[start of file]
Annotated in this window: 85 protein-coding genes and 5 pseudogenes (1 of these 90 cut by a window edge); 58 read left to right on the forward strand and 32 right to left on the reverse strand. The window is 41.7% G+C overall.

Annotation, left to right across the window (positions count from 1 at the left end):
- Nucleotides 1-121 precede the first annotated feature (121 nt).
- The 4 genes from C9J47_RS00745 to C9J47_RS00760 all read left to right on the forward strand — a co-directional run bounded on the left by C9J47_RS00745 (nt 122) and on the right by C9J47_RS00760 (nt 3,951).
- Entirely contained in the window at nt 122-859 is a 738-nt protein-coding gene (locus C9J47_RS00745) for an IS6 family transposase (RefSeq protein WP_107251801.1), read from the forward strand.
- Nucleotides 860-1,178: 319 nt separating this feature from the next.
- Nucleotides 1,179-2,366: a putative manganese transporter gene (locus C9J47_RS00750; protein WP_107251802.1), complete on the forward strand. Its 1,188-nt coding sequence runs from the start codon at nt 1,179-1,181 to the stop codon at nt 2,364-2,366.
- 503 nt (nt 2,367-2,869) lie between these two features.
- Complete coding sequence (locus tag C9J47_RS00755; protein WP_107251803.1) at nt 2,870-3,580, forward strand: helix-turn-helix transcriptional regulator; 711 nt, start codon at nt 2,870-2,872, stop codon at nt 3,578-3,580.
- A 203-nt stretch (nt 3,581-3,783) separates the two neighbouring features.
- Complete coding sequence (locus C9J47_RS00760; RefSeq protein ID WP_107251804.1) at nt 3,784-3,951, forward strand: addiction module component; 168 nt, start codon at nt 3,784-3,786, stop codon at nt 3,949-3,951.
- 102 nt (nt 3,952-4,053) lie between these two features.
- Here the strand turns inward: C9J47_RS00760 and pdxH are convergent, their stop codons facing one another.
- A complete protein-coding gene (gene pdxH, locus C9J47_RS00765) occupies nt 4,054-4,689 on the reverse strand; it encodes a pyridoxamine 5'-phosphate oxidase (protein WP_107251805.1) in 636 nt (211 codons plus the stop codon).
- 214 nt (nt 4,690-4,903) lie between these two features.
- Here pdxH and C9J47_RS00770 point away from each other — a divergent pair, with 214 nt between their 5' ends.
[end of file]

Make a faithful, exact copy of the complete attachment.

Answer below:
Annotated in this window: 85 protein-coding genes and 5 pseudogenes (1 of these 90 cut by a window edge); 58 read left to right on the forward strand and 32 right to left on the reverse strand. The window is 41.7% G+C overall.

Annotation, left to right across the window (positions count from 1 at the left end):
- Nucleotides 1-121 precede the first annotated feature (121 nt).
- The 4 genes from C9J47_RS00745 to C9J47_RS00760 all read left to right on the forward strand — a co-directional run bounded on the left by C9J47_RS00745 (nt 122) and on the right by C9J47_RS00760 (nt 3,951).
- Entirely contained in the window at nt 122-859 is a 738-nt protein-coding gene (locus C9J47_RS00745) for an IS6 family transposase (RefSeq protein WP_107251801.1), read from the forward strand.
- Nucleotides 860-1,178: 319 nt separating this feature from the next.
- Nucleotides 1,179-2,366: a putative manganese transporter gene (locus C9J47_RS00750; protein WP_107251802.1), complete on the forward strand. Its 1,188-nt coding sequence runs from the start codon at nt 1,179-1,181 to the stop codon at nt 2,364-2,366.
- 503 nt (nt 2,367-2,869) lie between these two features.
- Complete coding sequence (locus tag C9J47_RS00755; protein WP_107251803.1) at nt 2,870-3,580, forward strand: helix-turn-helix transcriptional regulator; 711 nt, start codon at nt 2,870-2,872, stop codon at nt 3,578-3,580.
- A 203-nt stretch (nt 3,581-3,783) separates the two neighbouring features.
- Complete coding sequence (locus C9J47_RS00760; RefSeq protein ID WP_107251804.1) at nt 3,784-3,951, forward strand: addiction module component; 168 nt, start codon at nt 3,784-3,786, stop codon at nt 3,949-3,951.
- 102 nt (nt 3,952-4,053) lie between these two features.
- Here the strand turns inward: C9J47_RS00760 and pdxH are convergent, their stop codons facing one another.
- A complete protein-coding gene (gene pdxH, locus C9J47_RS00765) occupies nt 4,054-4,689 on the reverse strand; it encodes a pyridoxamine 5'-phosphate oxidase (protein WP_107251805.1) in 636 nt (211 codons plus the stop codon).
- 214 nt (nt 4,690-4,903) lie between these two features.
- Here pdxH and C9J47_RS00770 point away from each other — a divergent pair, with 214 nt between their 5' ends.